Update: Corporate Annual Reports – Plain-Language Progress?

Last year at about this time, I wrote this in a blog post, “Corporate Annual Reports – Plain-English’s Last Frontier?”

Back in 1979, Rudolf Flesch brought the plain-language movement to the public’s attention with his book How to Write Plain English: A Book for Lawyers & Consumers.  Since then, plain-language has made great progress in the fields of law and business.  It’s all chronicled in Joseph Kimble’s 2012 book Writing for Dollars, Writing to Please: The Case for Plain Language in Business, Government, and Law.

But if an annual shareholder report I received recently is representative of the genre, writers of corporate annual reports have yet to appreciate the benefits of communicating in a clear, direct, and forceful style.

This observation is prompted by the annual report of a billion-dollar producer of branded consumer foods.  Here are some passages from the CEO’s “Dear Fellow Shareholders” letter that drove me to reach for my red pen:

“We developed new strategic growth plans…and began to execute against them.” (Are you for growth or against it?)

“We’ll continue to…execute against our global growth priorities.”  (Why keep saying what you’re against?)

“We’ll accelerate our differential growth platforms.”  (Meaning speed up growth?)

“And we’ll…divest businesses that are growth dilutive.”  (Sell off slow growers?)

And the corporation wants to grow its pet food business by “reaching more pet parents.”  (Isn’t that precious?)

As a shareholder, would this style of expression give you confidence in the inspirational leadership and enthusiasm of the CEO?  Or does he sound like a weasel?

In a separate letter to shareholders, the independent lead director joins in the buzzwords.  He reports the board of directors is “monitoring performance against (rather than toward?) key priorities.”  And it is overseeing a compensation program that “incents the accomplishment of our priorities.” lists “incent” among the top eight bits of business jargon that people love to hate.  It suggests “motivate” instead.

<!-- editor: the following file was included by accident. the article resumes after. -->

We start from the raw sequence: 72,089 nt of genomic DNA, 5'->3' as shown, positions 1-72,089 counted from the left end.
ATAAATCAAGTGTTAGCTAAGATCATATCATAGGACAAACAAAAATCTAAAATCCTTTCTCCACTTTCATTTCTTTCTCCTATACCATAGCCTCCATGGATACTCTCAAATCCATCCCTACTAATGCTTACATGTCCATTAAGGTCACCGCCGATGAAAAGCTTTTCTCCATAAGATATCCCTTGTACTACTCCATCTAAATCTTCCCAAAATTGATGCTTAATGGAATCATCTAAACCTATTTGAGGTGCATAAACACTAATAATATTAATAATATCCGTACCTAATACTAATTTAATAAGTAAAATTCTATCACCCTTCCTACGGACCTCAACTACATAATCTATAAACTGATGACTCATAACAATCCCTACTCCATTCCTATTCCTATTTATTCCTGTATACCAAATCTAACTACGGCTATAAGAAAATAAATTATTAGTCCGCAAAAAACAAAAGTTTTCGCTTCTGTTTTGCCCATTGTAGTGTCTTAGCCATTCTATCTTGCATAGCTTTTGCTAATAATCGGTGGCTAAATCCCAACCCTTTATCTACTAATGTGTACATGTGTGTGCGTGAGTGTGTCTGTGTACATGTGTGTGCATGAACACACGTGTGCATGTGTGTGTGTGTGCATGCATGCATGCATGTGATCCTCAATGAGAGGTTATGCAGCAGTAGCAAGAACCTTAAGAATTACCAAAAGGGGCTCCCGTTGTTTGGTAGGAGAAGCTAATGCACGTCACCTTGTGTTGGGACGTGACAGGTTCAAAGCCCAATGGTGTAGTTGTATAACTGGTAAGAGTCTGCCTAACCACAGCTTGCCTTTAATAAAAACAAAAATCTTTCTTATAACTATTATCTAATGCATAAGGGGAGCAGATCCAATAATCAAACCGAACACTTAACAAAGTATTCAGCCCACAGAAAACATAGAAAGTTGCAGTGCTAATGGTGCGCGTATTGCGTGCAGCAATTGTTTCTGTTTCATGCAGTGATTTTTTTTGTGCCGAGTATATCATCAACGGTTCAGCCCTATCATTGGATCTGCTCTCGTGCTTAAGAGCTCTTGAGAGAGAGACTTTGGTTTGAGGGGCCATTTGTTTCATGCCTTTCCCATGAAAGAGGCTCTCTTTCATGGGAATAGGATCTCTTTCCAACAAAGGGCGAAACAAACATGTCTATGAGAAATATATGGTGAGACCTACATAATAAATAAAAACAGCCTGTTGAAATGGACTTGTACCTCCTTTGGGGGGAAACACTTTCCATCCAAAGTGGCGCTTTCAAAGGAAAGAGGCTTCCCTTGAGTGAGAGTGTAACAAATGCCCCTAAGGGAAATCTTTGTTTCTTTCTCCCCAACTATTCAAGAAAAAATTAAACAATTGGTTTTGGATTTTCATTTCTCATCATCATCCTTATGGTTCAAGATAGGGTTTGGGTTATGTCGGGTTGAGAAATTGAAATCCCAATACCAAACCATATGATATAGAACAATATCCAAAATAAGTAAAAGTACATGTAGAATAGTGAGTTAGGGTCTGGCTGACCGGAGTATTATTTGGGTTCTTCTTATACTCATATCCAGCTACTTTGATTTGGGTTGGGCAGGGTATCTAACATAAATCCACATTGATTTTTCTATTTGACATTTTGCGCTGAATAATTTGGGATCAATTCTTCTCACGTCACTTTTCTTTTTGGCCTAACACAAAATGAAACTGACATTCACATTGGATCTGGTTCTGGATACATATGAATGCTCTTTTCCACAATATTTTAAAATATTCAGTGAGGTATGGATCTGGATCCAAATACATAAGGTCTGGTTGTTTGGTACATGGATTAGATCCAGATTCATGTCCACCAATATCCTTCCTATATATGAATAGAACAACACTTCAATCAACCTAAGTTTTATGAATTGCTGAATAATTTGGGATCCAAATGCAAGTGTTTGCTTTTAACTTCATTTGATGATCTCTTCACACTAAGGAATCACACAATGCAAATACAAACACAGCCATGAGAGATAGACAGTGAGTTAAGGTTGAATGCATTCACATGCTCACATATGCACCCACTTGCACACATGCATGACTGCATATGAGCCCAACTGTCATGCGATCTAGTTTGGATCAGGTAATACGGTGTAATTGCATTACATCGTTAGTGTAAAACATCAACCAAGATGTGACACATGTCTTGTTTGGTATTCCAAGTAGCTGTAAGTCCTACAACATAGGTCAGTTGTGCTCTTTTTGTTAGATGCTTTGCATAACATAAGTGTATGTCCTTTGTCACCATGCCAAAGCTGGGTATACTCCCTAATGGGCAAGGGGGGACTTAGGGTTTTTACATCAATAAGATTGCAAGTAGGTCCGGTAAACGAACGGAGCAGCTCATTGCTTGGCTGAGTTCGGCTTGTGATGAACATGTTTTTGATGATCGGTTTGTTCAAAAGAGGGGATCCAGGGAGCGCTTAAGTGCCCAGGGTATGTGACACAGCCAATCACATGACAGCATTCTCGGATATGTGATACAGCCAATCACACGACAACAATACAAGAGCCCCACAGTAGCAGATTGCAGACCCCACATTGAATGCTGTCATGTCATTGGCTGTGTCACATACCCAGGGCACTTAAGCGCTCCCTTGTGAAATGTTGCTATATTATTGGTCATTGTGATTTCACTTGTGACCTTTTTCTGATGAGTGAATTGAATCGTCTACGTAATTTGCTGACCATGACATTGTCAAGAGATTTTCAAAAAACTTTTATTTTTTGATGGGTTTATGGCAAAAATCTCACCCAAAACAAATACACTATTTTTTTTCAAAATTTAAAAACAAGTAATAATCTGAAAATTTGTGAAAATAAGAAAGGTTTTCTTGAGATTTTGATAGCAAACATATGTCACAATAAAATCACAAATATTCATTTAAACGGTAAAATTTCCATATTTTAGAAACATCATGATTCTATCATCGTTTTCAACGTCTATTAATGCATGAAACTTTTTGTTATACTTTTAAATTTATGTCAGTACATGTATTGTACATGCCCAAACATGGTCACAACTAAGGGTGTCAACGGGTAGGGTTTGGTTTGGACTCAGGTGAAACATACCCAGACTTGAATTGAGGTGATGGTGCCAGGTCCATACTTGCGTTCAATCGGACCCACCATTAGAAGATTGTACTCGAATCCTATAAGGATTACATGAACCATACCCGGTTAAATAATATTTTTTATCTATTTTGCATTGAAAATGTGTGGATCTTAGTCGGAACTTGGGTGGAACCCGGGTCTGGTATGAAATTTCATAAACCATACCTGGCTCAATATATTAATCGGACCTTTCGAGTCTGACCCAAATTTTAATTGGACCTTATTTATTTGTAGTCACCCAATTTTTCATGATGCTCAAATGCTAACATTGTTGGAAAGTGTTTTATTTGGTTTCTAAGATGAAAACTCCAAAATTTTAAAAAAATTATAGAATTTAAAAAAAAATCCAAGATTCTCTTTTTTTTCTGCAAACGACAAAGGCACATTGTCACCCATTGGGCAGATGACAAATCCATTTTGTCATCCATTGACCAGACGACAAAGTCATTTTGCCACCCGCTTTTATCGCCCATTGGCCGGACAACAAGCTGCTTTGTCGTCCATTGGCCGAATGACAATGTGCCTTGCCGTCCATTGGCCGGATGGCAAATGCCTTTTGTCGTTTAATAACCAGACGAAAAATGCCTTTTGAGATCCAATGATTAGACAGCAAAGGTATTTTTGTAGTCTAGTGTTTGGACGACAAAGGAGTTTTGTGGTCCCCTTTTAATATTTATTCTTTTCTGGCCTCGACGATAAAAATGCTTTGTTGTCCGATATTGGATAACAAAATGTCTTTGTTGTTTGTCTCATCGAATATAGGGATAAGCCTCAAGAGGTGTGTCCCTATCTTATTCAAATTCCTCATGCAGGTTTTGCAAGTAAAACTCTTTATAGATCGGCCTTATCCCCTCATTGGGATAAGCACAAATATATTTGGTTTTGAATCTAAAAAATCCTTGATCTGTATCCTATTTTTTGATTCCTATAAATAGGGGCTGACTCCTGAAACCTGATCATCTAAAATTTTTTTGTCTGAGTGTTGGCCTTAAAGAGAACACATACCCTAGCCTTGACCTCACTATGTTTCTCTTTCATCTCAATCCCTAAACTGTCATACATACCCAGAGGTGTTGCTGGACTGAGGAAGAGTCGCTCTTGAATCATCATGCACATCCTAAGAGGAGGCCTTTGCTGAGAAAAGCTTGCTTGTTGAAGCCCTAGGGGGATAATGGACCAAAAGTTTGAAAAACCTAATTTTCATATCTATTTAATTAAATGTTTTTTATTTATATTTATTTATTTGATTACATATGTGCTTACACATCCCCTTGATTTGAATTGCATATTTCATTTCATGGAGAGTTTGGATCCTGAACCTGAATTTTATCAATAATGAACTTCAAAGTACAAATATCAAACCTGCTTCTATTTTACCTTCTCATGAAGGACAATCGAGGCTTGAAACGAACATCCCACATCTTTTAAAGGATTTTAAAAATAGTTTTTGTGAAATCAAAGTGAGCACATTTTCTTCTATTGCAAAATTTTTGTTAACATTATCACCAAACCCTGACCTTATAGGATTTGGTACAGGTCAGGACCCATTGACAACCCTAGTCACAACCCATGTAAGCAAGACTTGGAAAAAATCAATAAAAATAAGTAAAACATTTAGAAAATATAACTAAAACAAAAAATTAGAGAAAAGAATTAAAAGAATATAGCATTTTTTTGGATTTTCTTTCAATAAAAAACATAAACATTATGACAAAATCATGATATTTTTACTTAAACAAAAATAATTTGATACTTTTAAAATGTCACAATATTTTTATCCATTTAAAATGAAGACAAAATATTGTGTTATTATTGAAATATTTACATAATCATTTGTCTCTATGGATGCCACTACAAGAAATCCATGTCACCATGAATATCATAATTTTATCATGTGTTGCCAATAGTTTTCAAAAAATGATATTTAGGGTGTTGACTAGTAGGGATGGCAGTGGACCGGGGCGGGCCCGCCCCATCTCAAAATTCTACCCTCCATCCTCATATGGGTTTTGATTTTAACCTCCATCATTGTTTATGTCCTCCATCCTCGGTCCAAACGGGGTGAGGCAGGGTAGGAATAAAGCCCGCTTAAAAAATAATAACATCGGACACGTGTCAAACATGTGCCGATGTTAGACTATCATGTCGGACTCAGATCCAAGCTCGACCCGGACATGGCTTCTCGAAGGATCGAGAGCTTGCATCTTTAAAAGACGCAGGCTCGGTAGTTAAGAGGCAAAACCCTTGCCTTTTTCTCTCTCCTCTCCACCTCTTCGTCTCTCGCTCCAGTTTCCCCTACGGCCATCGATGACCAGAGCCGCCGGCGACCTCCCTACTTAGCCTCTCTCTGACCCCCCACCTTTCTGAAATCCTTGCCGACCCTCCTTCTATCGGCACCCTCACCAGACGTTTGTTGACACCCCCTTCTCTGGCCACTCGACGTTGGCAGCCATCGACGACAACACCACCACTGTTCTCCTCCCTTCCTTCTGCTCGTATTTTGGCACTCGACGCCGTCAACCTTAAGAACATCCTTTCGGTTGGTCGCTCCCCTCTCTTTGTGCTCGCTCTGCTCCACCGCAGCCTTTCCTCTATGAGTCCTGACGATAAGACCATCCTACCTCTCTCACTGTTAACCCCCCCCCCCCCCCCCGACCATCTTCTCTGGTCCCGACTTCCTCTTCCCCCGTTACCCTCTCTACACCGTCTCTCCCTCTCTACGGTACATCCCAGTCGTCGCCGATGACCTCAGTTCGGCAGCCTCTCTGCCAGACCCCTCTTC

“Words matter,” the Federal Plain Language Guidelines (available here) say. “They are the most basic building blocks of written and spoken communication.  Don’t complicate things by using jargon [or] technical terms…that people won’t understand.”  Corporations are required by the SEC to use plain English in certain sections of their prospectuses.  So it’s not unknown territory for them.     

Would it be asking too much of corporations to run the text of their annual shareholder reports through a readability program?  Simple directions are available here.  A good readability score doesn’t guarantee clarity, but a bad score is a pretty good sign of muddy prose -- and the need for more work.

I’ve sent the giant food company a copy of this commentary.  I’m hoping for a clearer and less buzzwordy shareholder report next year.                                         

Now fast forward to today.  The company’s 2019 annual report to shareholders has arrived. 

The CEO’s “To Our Shareholders” letter shows great strides on the plain-language front.  Most of the more buzzwordy terms are gone, with only a single “execute against” this time around.

Now the CEO wants to “deliver consistent profitable sales growth” and “drive strong returns.”  Indeed, he uses some form of the action verbs “drive” and “deliver” so often -- a total of six times -- that you could be forgiven for thinking he was describing a Domino’s Pizza franchise.

The 428-word letter scores 52 on the Flesch Reading-Ease scale, very close to plain English (60 and above).  And it is written at a seventh-grade reading level, which corresponds to the reading level of the average adult in the U.S.  Writer’s rates the language “fit and trim.”

Another corporate annual report’s “To my fellow stockholders” letter I received earlier this year began: ”As always, my goal is to keep this letter clear, direct, and free of jargon, corporate-speak, and trendy buzzwords.”  How refreshing.  Kudos to the Charles Schwab Corporation’s CEO Walt Bettinger.

Billionaire-investor Warren Buffett offers this tip: “Write with a specific person in mind. When writing Berkshire Hathaway’s annual report, I pretend that I’m talking to my sisters. I have no trouble picturing them: though highly intelligent, they are not experts in accounting or finance. They will understand plain English, but jargon may puzzle them. My goal is simply to give them the information I would wish them to supply me if our positions were reversed.”

I received no response from the giant food company last year beyond a stock “we will get back to you.”  But I have to believe that the message was kicked upstairs.  This year’s pronounced improvement can’t be due to the mere random selection of words.  Progress is being made. 

WMU-Cooley Professor Otto StockmeyerDistinguished Professor Emeritus Otto Stockmeyer has championed the use of plain language since beginning his law-school career teaching Legal Writing at WMU-Cooley more than 40 years ago.  He is a past president of Scribes – The American Society of Legal Writers and a frequent contributor to the Society’s newsletter, The ScrivenerProfessor Stockmeyer critiques another genre of legal writing in his blog post “Help Wanted (and Needed!).”  

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